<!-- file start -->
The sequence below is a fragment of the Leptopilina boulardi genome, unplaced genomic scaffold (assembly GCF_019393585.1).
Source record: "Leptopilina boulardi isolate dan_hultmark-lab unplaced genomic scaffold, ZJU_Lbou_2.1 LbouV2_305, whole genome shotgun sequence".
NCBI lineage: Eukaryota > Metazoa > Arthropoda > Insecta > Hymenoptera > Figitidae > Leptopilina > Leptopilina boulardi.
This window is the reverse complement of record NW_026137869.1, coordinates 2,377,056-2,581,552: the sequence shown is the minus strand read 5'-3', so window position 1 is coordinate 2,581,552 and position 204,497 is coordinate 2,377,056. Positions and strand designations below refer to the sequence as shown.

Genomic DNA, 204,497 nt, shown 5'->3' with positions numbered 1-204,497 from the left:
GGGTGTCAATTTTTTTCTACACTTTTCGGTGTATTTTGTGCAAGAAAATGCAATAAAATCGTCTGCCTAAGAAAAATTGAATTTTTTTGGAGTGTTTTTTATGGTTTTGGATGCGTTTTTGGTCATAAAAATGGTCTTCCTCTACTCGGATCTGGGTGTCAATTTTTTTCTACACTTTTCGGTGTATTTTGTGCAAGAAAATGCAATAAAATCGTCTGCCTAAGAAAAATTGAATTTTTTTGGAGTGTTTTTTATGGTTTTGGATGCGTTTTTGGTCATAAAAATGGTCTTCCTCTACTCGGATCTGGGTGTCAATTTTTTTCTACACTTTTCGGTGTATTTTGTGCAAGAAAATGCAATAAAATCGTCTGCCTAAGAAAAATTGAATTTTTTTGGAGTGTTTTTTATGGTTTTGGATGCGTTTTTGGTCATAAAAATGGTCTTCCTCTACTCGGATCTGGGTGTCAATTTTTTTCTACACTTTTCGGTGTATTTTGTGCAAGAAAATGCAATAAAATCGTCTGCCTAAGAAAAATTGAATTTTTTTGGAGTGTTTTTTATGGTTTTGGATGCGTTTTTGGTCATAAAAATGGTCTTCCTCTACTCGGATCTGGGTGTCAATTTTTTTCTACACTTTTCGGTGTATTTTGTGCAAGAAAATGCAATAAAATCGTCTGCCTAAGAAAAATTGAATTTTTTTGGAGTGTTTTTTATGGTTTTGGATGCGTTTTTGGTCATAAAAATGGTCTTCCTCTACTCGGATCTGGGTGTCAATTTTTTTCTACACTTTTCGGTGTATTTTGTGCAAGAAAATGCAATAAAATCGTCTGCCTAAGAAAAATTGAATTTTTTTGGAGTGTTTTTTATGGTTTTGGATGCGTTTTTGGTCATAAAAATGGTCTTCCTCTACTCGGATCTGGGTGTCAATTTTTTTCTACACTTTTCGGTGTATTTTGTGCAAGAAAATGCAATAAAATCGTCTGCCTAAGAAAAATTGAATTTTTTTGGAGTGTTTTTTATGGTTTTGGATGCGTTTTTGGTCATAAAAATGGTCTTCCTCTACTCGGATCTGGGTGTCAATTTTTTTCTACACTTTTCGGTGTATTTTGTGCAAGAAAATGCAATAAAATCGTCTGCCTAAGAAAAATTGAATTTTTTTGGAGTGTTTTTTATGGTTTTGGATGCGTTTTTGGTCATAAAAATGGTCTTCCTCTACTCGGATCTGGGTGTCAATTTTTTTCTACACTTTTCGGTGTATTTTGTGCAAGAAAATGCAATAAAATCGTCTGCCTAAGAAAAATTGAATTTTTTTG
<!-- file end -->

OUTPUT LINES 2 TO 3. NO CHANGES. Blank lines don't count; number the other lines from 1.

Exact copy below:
Source record: "Leptopilina boulardi isolate dan_hultmark-lab unplaced genomic scaffold, ZJU_Lbou_2.1 LbouV2_305, whole genome shotgun sequence".
NCBI lineage: Eukaryota > Metazoa > Arthropoda > Insecta > Hymenoptera > Figitidae > Leptopilina > Leptopilina boulardi.